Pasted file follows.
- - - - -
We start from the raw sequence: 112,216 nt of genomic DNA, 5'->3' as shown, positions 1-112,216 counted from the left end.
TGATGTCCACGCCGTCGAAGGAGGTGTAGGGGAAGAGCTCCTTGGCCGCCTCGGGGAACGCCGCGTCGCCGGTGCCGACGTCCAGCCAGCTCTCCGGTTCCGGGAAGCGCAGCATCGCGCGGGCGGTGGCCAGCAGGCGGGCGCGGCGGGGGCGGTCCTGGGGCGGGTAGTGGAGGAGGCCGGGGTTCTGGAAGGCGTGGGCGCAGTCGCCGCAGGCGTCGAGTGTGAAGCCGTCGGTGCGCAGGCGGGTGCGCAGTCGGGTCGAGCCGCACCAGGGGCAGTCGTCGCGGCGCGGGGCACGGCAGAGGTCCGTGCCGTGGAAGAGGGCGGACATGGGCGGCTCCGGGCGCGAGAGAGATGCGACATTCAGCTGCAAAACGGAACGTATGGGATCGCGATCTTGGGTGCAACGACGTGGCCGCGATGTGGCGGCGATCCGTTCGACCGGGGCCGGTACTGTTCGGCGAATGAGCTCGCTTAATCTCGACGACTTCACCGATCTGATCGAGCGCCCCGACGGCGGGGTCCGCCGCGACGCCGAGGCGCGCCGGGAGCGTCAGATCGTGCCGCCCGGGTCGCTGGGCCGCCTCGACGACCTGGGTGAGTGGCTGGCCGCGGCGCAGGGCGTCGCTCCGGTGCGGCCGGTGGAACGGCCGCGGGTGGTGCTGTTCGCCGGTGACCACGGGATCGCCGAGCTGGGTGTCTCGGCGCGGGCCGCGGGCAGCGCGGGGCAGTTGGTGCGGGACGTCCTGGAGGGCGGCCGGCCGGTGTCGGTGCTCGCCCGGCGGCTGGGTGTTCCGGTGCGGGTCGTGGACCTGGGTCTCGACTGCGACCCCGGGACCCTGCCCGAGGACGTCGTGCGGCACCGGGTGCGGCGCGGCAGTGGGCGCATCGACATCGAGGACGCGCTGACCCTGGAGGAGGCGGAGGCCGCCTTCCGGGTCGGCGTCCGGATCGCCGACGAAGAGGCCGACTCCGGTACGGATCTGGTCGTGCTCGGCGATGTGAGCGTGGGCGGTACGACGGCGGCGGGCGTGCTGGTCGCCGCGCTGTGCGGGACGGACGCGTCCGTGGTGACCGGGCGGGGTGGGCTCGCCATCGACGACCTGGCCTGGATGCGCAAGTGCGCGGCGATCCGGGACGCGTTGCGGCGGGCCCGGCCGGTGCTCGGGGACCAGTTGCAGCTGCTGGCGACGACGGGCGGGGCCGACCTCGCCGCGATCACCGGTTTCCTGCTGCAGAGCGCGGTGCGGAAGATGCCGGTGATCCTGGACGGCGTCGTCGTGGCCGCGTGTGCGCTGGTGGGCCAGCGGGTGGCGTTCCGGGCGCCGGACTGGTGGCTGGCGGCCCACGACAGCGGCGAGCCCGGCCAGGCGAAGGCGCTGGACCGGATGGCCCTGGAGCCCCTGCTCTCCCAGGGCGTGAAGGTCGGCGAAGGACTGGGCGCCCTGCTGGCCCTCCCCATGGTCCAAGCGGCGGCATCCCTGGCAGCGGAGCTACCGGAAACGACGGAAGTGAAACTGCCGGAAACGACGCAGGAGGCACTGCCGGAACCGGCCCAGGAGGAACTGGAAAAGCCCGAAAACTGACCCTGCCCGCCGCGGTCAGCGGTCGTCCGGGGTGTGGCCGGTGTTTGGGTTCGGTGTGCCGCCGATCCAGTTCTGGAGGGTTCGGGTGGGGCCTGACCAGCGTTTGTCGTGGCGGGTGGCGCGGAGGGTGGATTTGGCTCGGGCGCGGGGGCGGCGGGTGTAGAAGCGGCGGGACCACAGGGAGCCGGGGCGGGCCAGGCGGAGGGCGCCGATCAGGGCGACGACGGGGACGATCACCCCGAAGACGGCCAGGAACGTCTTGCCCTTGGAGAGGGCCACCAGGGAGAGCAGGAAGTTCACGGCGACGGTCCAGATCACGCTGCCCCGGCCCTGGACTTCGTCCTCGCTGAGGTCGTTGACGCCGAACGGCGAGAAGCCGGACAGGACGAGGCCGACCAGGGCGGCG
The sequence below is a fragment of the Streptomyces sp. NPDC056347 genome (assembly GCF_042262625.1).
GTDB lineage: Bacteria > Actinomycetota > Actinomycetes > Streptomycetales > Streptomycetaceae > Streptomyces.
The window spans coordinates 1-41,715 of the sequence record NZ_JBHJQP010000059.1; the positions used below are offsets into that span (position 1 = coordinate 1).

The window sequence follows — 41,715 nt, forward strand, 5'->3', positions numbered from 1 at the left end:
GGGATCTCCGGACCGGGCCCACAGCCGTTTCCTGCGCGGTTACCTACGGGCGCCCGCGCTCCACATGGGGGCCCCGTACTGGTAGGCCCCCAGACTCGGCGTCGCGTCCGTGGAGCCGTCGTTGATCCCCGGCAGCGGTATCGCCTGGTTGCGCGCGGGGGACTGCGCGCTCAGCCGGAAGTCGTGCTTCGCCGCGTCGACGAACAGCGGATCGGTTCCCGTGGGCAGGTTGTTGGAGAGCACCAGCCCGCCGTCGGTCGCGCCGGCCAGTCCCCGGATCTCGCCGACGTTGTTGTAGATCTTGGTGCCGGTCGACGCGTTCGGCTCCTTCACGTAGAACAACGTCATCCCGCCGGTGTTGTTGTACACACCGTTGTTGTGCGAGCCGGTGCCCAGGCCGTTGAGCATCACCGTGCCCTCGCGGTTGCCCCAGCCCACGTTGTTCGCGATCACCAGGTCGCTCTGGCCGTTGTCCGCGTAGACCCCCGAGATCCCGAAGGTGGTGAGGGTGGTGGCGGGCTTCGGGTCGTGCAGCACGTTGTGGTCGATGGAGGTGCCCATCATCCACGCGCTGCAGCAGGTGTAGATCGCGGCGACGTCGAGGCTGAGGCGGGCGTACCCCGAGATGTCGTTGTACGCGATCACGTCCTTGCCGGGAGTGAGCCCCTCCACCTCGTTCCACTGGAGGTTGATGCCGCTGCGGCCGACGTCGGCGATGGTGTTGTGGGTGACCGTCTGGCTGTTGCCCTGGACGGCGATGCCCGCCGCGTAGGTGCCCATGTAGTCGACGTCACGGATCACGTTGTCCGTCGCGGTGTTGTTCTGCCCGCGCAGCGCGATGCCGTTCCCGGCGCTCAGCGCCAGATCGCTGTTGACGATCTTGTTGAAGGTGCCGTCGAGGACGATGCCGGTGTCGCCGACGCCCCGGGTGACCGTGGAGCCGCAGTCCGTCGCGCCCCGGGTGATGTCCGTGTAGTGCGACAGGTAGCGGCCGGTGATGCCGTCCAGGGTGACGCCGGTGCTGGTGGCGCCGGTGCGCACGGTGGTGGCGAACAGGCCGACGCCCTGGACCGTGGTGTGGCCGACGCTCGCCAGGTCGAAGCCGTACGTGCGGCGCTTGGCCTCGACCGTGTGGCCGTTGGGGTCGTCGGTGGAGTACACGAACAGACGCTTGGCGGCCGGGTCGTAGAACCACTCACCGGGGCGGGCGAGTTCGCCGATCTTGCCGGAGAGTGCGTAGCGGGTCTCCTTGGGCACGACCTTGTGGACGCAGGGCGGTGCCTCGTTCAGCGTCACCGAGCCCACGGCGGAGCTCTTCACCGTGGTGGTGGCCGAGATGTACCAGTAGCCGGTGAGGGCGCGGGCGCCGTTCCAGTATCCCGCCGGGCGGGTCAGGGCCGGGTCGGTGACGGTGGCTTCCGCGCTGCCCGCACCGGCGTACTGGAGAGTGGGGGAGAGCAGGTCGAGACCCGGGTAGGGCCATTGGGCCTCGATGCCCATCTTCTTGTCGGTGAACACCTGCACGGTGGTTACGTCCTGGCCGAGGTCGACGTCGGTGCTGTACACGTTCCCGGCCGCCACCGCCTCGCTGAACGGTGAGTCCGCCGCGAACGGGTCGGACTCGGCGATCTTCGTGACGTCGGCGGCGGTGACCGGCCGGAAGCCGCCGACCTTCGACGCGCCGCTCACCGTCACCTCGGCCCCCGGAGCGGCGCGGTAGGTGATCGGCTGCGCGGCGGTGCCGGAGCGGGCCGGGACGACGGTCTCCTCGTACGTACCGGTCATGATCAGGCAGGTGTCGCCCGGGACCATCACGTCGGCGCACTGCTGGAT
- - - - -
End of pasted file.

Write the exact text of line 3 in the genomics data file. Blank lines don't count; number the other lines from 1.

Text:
The sequence below is a fragment of the Streptomyces sp. NPDC056347 genome (assembly GCF_042262625.1).